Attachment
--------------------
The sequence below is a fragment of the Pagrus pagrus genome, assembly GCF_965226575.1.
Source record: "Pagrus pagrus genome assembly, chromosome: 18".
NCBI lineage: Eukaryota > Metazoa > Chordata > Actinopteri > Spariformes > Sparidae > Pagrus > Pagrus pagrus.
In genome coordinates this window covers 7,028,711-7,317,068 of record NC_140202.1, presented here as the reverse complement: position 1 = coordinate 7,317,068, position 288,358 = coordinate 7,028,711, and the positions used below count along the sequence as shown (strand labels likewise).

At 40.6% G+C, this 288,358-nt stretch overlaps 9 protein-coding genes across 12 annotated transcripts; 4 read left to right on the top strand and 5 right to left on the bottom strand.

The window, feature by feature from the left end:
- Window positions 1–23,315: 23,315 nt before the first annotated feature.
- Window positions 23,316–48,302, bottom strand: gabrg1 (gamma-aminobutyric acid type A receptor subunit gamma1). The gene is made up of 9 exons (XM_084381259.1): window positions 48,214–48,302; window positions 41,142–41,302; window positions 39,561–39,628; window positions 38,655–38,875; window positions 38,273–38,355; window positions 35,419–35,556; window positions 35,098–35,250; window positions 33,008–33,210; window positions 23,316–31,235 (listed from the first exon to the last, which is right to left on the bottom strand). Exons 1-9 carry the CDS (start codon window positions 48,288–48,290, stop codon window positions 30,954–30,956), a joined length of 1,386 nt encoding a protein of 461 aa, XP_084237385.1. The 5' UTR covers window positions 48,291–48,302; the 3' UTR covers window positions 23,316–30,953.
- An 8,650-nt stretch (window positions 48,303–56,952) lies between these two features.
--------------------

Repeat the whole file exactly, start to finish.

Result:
The sequence below is a fragment of the Pagrus pagrus genome, assembly GCF_965226575.1.
Source record: "Pagrus pagrus genome assembly, chromosome: 18".
NCBI lineage: Eukaryota > Metazoa > Chordata > Actinopteri > Spariformes > Sparidae > Pagrus > Pagrus pagrus.
In genome coordinates this window covers 7,028,711-7,317,068 of record NC_140202.1, presented here as the reverse complement: position 1 = coordinate 7,317,068, position 288,358 = coordinate 7,028,711, and the positions used below count along the sequence as shown (strand labels likewise).

At 40.6% G+C, this 288,358-nt stretch overlaps 9 protein-coding genes across 12 annotated transcripts; 4 read left to right on the top strand and 5 right to left on the bottom strand.

The window, feature by feature from the left end:
- Window positions 1–23,315: 23,315 nt before the first annotated feature.
- Window positions 23,316–48,302, bottom strand: gabrg1 (gamma-aminobutyric acid type A receptor subunit gamma1). The gene is made up of 9 exons (XM_084381259.1): window positions 48,214–48,302; window positions 41,142–41,302; window positions 39,561–39,628; window positions 38,655–38,875; window positions 38,273–38,355; window positions 35,419–35,556; window positions 35,098–35,250; window positions 33,008–33,210; window positions 23,316–31,235 (listed from the first exon to the last, which is right to left on the bottom strand). Exons 1-9 carry the CDS (start codon window positions 48,288–48,290, stop codon window positions 30,954–30,956), a joined length of 1,386 nt encoding a protein of 461 aa, XP_084237385.1. The 5' UTR covers window positions 48,291–48,302; the 3' UTR covers window positions 23,316–30,953.
- An 8,650-nt stretch (window positions 48,303–56,952) lies between these two features.